What did you do after college? I actually started doing documentaries, researching indigenous rights with a few Indian groups. I worked as a sound man and did freelance work for several news operations, like CBS. We did an interview with Tom Wolfe in 1990 for “60 Minutes.” I was in his apartment, listening to him do the interview in his white suit. I was focused on doing my work and not fucking it up by talking to him too much. That work was not the traditional path, but after four years of hard studies and being on the crew team at Columbia, I took a break to see what else was out there.
How did you get into real estate? After a few years in New York, I moved to D.C. and spent five years as the right-hand man for Chris Kallivokas, chief operating officer of the private equity firm JER Partners. He was really one of the old guard in terms of restructuring real estate. He taught me about distress. Then I left D.C. in 1998 to go to San Diego with some colleagues to start a business.
How did you join Fortress? When we sold the business to Wells Fargo in 2001, one of my partners, Marc Furstein, and I did not want to stay with Wells. We wanted to create our own path without any bureaucracy or regulatory uncertainties and limitations. We met with Pete Briger, now a co-chairman of Fortress, in San Francisco in May 2001, and we walked him through what we wanted to do. Pete, who had just left Goldman, said, “Very interesting, but you’re thinking too small. Why don’t you guys join Fortress?” Marc and I joined that August, and the two of us did things for the old Fortress — the private equity business. I’ve been here ever since.
How has your role changed? When I started out, I was just a managing director within the group, really focused on helping originate, find and analyze transactions. In 2008, Pete and I became co-chief investment officers on the credit business, which invests in commercial real estate, loans and distressed assets. Just a natural evolution as Pete became more comfortable with me over time. He thought of me as a partner with him.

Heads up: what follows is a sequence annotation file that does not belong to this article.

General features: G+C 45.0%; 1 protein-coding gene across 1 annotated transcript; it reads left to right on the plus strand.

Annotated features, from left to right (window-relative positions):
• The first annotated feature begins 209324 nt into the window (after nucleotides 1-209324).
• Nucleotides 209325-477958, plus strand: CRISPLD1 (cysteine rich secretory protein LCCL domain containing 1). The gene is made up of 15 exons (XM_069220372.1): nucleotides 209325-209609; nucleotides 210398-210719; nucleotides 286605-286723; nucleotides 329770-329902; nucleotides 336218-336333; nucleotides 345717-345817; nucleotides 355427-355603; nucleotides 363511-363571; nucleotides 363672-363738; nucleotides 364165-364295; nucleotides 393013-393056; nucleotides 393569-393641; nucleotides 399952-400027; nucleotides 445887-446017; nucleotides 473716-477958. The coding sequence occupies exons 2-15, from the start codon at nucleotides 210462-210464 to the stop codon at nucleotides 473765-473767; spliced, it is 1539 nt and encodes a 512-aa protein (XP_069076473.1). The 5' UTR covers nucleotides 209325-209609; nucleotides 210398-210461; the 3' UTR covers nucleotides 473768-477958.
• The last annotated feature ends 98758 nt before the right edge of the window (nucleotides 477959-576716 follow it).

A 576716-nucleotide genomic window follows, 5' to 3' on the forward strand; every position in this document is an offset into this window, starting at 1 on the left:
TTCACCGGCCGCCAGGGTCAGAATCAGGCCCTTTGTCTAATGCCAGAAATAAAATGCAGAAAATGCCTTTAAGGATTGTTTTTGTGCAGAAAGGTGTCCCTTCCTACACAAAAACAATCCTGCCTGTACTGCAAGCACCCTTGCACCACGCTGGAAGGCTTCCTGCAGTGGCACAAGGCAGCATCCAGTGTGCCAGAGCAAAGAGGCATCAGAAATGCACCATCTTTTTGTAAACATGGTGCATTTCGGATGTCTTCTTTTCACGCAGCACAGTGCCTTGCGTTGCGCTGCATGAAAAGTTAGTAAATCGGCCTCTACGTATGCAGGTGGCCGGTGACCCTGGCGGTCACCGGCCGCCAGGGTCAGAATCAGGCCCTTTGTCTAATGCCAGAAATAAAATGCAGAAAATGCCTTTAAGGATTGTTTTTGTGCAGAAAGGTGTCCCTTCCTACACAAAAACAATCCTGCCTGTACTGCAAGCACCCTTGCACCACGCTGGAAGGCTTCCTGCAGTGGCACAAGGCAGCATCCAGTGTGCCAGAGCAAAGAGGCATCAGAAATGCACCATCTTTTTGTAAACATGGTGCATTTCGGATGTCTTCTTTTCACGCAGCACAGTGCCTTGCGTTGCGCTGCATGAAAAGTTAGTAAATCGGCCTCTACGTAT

When Fortress went public 2007, did that change things for you? Not in terms of the business we did or how we run our individual funds. But it obviously changed our profile as the first alternative manager to go public. Stock investors came in, and I said, “I’m happy to help you, but my first priority are my limited partners.” People got mad at me a few times for saying these things. Our approach as a public company was always to focus first and foremost on investments and generating strong returns for our LPs. Public shareholders would benefit directly from our success in doing that. But public markets always seemed overly focused on pure growth — asset-gathering over performance, and that’s really the direct opposite of what we do. If we don’t see investment opportunities, we won’t raise capital. So going back to making investments in a private company structure under SoftBank is really something that we’re very excited about.